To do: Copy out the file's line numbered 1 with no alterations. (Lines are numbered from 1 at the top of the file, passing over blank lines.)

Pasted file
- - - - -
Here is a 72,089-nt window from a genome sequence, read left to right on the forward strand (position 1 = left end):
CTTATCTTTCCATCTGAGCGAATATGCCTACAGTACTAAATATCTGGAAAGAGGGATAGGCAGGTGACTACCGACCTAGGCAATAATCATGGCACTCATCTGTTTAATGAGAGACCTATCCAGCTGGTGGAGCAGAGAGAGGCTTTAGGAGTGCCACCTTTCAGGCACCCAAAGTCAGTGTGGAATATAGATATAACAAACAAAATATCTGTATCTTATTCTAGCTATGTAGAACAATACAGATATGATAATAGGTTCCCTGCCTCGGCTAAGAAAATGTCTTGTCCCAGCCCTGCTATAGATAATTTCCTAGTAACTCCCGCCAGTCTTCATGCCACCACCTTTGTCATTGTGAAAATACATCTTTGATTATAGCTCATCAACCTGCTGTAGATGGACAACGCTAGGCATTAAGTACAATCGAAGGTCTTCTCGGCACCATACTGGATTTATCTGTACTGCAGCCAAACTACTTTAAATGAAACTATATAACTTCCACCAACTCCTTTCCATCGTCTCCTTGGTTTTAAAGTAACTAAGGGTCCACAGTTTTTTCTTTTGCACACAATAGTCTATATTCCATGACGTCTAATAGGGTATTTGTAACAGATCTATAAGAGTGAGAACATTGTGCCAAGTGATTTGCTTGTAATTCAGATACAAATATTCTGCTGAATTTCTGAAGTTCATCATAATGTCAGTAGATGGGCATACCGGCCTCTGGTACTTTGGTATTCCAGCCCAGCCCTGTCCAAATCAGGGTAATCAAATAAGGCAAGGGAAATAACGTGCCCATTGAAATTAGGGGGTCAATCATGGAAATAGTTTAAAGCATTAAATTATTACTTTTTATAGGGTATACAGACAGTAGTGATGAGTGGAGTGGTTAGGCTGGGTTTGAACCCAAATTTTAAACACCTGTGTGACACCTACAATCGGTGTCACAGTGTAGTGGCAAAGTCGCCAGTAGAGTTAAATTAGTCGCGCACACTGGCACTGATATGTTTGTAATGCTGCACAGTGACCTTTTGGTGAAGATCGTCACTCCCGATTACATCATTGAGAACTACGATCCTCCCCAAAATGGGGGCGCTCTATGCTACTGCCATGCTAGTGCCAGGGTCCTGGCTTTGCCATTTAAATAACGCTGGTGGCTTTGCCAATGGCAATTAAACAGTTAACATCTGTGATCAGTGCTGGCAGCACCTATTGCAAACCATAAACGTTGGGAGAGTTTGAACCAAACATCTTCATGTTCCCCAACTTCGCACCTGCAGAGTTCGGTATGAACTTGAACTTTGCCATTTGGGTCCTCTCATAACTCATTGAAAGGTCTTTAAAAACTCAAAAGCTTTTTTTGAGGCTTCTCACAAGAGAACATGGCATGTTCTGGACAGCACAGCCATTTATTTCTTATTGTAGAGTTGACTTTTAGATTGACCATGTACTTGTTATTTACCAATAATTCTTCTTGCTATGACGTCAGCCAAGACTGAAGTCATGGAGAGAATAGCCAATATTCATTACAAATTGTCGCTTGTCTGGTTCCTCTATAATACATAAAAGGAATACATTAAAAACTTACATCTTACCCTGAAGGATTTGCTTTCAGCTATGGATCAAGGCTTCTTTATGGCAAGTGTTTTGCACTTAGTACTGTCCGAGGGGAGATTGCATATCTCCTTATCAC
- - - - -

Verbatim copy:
Here is a 72,089-nt window from a genome sequence, read left to right on the forward strand (position 1 = left end):